Alzheimer’s disease (AD) is the most common type of dementia and the most common neurodegenerative disorder of elderly. It is not an accelerated form of aging but it is characterized by distinct temporospatial brain pathological changes, including amyloid plaques accumulation, neurofibrillary tangles deposition, synaptic loss and neuronal death with gross brain atrophy. These changes result in persistent progressive memory and cognitive decline interfering with the usual daily activities. AD is a multifactorial disorder results from the interaction of genetic, epigenetic, environmental and lifestyle factors. Estrogen, progesterone and androgen effects are important building stones in AD pathogenesis, and their effect in brain modulation and development results in different gender susceptibility to the disease. These sex hormones whether gonadal or neurosteroids (synthesized locally in the brain) play important neuroprotective roles influencing the individual’s vulnerability to AD development, rate of mild cognitive impairment (MCI)/AD conversion and speed of AD progression. Despite the little therapeutic implications of hormonal replacement therapy in AD treatment, yet this topic still represents a challenging hopeful way to construct a strategy for the development of personalized, gender-specific AD management.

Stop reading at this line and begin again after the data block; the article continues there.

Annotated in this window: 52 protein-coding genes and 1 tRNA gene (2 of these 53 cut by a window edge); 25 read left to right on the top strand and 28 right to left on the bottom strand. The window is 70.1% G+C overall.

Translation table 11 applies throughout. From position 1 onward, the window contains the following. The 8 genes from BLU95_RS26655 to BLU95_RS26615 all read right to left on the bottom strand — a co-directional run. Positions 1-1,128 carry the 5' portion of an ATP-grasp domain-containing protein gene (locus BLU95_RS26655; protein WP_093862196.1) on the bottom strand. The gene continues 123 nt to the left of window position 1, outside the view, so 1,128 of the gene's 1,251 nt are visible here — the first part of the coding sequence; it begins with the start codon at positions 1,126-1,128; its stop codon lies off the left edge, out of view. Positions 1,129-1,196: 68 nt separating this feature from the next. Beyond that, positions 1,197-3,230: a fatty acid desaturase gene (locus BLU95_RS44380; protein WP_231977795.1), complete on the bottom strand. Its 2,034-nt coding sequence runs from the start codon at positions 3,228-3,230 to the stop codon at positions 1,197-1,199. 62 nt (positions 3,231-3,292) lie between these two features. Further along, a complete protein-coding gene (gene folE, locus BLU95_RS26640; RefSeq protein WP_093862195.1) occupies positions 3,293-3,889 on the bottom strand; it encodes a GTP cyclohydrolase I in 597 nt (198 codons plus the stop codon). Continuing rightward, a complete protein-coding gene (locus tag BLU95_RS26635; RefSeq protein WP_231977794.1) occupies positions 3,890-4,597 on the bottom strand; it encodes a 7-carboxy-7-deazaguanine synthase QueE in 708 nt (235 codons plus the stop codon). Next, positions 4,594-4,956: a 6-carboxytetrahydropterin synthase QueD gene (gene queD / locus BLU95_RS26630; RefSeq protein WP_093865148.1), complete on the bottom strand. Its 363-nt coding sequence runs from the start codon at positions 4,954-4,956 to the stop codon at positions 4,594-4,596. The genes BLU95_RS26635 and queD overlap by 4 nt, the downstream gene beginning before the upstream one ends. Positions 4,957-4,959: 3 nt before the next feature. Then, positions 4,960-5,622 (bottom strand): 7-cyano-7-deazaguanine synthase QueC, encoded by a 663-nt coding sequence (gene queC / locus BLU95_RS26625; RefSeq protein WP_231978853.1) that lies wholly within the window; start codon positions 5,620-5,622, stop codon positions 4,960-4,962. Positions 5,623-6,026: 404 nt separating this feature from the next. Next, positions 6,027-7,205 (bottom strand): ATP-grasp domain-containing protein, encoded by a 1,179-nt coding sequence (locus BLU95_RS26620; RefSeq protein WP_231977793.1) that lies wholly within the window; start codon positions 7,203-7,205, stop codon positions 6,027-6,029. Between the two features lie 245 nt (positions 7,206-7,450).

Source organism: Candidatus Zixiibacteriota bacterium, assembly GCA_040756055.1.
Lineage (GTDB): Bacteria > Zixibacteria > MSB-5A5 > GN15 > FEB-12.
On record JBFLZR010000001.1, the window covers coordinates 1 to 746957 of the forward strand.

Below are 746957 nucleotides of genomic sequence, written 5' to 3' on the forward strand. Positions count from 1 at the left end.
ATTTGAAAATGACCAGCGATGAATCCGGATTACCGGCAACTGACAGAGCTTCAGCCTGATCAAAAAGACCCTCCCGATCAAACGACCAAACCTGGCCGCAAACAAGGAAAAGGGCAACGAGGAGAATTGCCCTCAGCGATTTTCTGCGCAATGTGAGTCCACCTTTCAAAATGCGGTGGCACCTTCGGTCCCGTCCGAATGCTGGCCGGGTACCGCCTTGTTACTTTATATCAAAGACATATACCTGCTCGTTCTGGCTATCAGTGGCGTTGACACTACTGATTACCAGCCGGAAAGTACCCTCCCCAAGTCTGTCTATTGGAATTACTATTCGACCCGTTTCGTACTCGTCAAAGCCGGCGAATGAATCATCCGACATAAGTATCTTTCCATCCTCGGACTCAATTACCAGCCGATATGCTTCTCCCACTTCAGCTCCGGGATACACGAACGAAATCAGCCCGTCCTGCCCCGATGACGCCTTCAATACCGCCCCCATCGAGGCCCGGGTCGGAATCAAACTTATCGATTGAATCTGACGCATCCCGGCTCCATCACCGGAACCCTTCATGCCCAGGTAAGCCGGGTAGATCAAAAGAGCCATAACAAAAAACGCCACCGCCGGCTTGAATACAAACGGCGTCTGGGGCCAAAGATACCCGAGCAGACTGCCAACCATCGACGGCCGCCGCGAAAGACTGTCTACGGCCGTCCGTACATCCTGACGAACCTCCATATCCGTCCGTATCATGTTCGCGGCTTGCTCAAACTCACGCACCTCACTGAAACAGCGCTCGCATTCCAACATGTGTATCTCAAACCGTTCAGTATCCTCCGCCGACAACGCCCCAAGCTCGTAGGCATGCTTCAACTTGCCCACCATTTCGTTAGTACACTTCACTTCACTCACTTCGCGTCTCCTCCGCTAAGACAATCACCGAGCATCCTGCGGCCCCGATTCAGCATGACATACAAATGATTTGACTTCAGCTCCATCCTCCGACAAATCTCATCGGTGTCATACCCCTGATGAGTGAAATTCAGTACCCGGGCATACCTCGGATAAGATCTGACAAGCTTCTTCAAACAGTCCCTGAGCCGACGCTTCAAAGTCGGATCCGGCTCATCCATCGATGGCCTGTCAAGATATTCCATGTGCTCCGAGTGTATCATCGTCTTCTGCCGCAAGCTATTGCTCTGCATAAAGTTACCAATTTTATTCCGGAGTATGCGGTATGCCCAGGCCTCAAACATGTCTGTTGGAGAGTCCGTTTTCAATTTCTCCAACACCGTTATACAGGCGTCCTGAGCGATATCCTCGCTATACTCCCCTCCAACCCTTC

Part of the book: Sex Hormones in Neurodegenerative Processes and Diseases